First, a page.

Today ACM announced the finalists for the prestigious 2014
Gordon Bell Prize for outstanding achievement in HPC that helps solve critical science and engineering problems.
With an emphasis on HPC applications in science, engineering, and large-scale data analytics, the Gordon Bell Prize tracks the overall progress in parallel computing. It is an annual award given to an individual or team who has demonstrated an outstanding achievement in one of three areas: peak performance, scalability and time-to-solution, or a special achievement.
The committee had the difficult but fun task of deciding the award’s finalists—five this year—from which the single winner will be selected,” says chair of ACM’s Gordon Bell prize committee, Adolfy Hoisie and Pacific Northwest National Laboratory’s (PNNL) Director of Advanced Computing, Mathematics, and Data Division. “We had a very good set of submissions representing a spectrum of award-relevant areas such as new or specialized architectures, advances in algorithms and applications leading to high performance, or indicating significantly increased performance on large-scale systems through a combination of increased system and application performance.”
- “Real-time Scalable Cortical Computing at 46 Giga-Synaptic OPS/Watt with ~100× Speedup in Time-to-Solution and ~100,000× Reduction in Energy-to-Solution,” with research led by Dharmendra S. Modha, IBM Fellow and IBM Chief Scientist – Brain-inspired Computing, and team including members from IBM and Cornell Tech.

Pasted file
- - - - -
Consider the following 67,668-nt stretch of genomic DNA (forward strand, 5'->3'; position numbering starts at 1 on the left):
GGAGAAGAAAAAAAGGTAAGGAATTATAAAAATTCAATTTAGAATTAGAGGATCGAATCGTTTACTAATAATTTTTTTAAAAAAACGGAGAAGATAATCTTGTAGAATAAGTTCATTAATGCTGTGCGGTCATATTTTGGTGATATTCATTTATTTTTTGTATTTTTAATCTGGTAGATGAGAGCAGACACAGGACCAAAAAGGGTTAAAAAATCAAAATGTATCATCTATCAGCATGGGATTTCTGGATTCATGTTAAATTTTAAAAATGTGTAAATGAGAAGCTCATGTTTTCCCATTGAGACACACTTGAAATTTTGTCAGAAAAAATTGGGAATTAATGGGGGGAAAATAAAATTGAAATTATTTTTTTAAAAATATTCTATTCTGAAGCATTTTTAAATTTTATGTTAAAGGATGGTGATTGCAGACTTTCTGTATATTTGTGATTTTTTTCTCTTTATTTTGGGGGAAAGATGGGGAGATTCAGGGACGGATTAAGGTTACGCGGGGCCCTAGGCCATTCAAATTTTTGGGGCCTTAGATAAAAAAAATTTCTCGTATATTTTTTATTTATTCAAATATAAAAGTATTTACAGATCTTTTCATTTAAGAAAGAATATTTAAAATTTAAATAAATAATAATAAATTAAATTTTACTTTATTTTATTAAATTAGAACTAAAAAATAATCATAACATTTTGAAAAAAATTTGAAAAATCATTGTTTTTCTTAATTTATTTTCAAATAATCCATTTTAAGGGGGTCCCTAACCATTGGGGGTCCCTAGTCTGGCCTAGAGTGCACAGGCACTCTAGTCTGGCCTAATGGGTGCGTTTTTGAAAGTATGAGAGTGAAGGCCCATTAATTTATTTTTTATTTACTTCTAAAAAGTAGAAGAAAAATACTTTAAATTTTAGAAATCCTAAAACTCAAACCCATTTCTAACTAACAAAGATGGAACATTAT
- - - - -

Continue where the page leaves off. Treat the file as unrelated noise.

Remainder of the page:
- “24.77 Pflops on a Gravitational Tree-Code to Simulate the Milky Way Galaxy with 18600 GPUs,” with their research led by Simon Portegies Zwart and Jeroen Bédorf of the Netherland’s Leiden Observatory and team.
- “Anton 2: Raising the Bar for Performance and Programmability in a Special-Purpose Molecular Dynamics Supercomputer,” with lead researcher David E. Shaw, of DE Shaw Research, and team.
- “Petascale High Order Dynamic Rupture Earthquake Simulations on Heterogeneous Supercomputers,” a collaborative research project co-led by Michael Bader (TUM, Germany), Christian Pelties (LMU, Germany) and Alexander Heinecke (Intel, United States).
- “Physics-based urban earthquake simulation enhanced by 10.7 BlnDOF x30 K time-step unstructured FE non-linear seismic wave simulation,” with research led by the University of Tokyo’s Tsuyoshi Ichimura.
The Gordon Bell Prize winner will be announced at SC14 in New Orleans.